Here’s the thing: even though the fixation time remains the same with perceptual expansion, the number of words that the eyes fixate on increases.

    Basically, the brain receives 5 times more information within the same amount of time.

    This technique is the hardest to master and takes the most time to learn. You’ll need help from speed reading tools in order to practice the perceptual expansion method.

    However, once you master it, this technique will offer you the fastest reading pace with the maximum knowledge intake.

    The Best Speed Reading Apps

    The easiest tool to aid any process in any part of life these days is your smartphone.

    You can use mobile applications to learn speed reading on the go. It has been proven that regularly practicing speed reading is the fastest way to learn this skill.[3]

    Here are a few great options to look into:

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    1. Reedy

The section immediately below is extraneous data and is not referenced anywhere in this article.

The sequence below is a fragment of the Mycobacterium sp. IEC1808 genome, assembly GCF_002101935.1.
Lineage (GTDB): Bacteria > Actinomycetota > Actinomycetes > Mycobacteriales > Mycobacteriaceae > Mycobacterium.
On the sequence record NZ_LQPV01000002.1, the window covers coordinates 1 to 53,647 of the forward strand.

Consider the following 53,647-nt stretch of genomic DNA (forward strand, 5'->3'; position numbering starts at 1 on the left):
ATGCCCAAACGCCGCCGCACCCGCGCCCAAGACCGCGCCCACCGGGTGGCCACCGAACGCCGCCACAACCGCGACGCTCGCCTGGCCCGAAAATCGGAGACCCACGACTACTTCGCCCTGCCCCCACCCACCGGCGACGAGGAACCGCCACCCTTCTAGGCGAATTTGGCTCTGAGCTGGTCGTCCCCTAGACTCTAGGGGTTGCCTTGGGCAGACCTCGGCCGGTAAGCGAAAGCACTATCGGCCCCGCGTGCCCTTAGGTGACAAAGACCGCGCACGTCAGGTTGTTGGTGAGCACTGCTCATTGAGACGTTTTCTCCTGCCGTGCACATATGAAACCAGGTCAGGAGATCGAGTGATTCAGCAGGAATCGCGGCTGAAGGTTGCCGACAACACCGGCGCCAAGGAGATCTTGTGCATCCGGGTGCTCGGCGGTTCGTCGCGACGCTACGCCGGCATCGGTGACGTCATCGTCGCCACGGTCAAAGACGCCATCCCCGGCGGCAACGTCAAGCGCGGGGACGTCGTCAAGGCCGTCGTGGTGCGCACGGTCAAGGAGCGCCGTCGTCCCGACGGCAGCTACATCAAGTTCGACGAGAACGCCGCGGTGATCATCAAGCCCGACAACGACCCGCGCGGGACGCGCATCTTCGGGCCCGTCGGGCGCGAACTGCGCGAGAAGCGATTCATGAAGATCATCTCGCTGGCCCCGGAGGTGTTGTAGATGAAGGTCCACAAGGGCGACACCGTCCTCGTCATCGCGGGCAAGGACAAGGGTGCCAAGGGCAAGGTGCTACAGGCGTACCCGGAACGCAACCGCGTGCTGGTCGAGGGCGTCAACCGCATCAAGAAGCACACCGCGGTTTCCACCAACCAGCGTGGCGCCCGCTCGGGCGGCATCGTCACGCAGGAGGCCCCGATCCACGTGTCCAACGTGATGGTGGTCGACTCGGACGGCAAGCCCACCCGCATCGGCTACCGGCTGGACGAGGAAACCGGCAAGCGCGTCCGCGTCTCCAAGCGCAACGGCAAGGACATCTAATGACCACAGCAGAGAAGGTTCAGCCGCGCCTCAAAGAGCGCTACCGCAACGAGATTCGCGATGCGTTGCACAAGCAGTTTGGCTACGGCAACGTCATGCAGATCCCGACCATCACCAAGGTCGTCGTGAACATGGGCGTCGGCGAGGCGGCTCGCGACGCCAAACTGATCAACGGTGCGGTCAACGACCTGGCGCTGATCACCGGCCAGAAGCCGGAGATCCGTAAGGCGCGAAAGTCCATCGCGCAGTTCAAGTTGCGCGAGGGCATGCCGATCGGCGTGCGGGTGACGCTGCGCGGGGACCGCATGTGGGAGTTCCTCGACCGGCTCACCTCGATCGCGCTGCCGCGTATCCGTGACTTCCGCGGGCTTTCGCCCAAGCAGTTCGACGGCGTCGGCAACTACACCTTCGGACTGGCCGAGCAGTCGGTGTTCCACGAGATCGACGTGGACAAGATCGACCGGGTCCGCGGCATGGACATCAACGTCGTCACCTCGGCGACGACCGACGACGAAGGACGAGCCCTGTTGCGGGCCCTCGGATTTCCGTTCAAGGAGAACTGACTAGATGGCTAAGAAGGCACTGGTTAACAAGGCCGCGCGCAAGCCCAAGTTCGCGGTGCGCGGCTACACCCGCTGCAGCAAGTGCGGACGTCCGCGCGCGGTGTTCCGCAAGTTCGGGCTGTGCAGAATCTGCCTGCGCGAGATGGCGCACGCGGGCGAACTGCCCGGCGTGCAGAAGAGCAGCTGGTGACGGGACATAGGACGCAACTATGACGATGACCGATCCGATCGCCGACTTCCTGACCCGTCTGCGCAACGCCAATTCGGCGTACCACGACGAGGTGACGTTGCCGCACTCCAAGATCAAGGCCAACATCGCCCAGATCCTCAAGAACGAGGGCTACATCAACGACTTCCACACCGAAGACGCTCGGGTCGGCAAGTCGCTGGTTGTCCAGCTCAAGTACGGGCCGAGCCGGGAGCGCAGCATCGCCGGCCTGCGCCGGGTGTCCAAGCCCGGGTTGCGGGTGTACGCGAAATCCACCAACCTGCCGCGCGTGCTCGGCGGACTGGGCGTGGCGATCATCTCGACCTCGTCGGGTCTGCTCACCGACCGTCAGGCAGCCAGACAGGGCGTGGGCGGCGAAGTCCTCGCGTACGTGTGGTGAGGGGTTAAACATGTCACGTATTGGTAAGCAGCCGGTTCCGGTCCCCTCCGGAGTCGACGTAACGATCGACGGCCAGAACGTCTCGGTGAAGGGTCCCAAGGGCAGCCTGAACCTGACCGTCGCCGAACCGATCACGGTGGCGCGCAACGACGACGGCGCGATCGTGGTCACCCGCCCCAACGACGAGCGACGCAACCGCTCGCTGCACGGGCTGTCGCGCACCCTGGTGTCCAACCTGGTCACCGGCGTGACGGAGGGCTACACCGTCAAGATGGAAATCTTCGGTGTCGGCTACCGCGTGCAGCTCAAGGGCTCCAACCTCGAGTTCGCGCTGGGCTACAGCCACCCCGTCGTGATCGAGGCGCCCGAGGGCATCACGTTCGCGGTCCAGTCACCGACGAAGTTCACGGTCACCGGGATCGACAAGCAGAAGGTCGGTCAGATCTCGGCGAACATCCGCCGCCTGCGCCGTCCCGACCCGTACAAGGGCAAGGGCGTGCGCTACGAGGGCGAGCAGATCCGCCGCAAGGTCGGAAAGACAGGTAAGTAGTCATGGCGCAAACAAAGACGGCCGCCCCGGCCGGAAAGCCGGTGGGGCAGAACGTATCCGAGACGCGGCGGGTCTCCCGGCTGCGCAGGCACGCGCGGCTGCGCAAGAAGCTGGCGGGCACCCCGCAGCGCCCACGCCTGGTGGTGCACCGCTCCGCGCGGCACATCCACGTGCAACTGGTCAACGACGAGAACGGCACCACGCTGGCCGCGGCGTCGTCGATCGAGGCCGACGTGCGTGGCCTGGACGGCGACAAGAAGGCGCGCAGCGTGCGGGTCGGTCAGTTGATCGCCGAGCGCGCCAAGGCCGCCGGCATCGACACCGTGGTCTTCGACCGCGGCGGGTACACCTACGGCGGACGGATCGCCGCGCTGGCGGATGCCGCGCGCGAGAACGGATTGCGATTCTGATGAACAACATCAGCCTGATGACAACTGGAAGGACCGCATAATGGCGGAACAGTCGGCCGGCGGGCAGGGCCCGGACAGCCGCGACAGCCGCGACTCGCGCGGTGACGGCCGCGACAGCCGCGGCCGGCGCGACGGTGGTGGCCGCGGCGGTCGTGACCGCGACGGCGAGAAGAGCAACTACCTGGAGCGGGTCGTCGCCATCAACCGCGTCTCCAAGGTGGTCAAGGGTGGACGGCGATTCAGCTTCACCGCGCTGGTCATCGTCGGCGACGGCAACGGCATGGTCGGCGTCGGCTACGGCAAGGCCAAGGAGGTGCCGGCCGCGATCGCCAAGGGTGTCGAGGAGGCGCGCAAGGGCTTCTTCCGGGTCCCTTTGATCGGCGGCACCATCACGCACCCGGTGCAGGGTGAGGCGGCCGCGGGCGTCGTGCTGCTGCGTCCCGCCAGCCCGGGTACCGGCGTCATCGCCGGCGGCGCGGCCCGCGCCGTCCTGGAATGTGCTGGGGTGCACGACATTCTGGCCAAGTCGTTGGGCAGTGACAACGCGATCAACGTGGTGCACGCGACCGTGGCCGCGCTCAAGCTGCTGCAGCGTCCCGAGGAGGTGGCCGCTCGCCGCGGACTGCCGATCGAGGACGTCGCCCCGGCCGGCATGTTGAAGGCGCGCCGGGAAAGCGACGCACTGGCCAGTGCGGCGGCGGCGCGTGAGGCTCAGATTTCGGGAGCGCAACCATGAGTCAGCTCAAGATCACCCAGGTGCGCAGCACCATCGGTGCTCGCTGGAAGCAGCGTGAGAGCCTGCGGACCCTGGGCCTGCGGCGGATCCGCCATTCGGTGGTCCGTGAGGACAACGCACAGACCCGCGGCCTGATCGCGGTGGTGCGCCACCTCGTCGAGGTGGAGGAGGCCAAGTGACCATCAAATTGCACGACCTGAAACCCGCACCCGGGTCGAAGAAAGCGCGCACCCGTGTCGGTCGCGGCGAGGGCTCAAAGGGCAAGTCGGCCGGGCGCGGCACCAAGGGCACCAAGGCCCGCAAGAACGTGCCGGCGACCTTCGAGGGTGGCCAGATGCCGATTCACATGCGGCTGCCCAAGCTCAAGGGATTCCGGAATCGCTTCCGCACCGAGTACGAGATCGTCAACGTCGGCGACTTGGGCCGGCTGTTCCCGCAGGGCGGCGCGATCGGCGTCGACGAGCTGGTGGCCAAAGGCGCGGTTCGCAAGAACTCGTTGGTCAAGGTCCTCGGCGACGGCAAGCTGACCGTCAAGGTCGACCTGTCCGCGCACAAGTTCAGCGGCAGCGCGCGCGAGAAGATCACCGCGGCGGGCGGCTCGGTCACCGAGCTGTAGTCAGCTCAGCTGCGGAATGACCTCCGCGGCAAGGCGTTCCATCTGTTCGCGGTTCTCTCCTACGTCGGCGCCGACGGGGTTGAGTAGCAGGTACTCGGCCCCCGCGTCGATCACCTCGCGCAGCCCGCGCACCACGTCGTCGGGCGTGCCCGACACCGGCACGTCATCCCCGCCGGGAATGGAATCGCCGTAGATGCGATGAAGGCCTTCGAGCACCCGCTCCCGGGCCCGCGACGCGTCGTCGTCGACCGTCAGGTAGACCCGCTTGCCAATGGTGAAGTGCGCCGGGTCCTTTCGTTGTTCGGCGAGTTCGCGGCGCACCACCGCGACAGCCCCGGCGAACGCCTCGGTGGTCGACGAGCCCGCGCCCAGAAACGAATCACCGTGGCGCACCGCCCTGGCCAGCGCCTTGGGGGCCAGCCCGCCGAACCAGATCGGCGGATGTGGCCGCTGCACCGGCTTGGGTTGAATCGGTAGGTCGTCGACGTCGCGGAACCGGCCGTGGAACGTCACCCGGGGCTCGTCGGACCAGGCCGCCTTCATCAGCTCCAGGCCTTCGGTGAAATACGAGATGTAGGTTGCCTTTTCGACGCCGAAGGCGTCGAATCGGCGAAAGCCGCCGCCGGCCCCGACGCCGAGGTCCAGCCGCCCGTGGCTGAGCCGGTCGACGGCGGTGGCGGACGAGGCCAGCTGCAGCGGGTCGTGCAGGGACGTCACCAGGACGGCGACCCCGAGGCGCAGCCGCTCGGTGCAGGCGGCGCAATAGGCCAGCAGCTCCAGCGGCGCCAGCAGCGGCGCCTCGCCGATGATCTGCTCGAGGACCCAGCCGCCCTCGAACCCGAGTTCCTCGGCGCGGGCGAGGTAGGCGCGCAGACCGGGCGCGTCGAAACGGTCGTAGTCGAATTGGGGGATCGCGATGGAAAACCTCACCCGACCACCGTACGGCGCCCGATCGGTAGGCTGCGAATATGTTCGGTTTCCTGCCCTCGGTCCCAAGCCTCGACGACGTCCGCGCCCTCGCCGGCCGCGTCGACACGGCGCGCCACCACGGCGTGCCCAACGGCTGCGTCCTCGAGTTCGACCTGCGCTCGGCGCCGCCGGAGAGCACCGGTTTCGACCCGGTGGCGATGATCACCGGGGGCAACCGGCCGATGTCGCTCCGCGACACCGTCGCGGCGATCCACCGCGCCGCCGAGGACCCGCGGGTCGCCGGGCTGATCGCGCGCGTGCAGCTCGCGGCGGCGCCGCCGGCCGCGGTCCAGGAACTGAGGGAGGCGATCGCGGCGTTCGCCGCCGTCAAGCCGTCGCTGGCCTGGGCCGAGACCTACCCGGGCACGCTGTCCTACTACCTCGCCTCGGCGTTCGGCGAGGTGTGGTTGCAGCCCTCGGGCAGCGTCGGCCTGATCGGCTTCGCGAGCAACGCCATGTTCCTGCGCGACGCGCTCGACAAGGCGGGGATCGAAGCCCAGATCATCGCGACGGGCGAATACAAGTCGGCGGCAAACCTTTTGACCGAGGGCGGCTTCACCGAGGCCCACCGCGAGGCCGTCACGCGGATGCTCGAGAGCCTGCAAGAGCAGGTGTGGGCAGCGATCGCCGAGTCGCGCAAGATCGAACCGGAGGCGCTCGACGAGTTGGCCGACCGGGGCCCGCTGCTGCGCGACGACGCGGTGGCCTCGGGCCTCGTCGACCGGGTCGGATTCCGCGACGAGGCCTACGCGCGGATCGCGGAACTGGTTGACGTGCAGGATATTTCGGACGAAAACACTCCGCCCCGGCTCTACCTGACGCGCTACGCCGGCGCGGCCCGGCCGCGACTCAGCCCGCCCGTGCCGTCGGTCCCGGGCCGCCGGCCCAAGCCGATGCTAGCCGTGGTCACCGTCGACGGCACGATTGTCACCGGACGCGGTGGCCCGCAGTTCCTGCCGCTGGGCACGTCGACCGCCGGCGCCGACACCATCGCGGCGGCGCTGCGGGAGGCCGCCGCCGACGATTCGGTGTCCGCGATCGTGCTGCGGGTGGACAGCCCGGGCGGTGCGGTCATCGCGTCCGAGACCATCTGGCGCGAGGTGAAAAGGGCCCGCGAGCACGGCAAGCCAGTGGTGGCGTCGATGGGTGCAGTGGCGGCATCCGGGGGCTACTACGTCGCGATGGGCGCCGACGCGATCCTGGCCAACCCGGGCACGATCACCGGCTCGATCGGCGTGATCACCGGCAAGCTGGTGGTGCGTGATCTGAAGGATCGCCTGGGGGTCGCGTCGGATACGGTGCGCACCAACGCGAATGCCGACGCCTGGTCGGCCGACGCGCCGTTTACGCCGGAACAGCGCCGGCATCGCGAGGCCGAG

If you own an Android smartphone, you can download Reedy to your mobile. Otherwise, get the Chrome extension on your laptop to enjoy speed reading with Reedy.

    This app trains readers to read faster by displaying words one by one on the screen. Instead of having to go through lines or long texts, Reedy prepares the user to focus on one word at a time.

    Although this isn’t an effective method to learn speed reading long texts, it is a great way to start.

    2. ReadMe!

    Whether you’re an android or iOS user, you can take advantage of the ReadMe! application. This app even comes with some e-book options to practice speed reading on.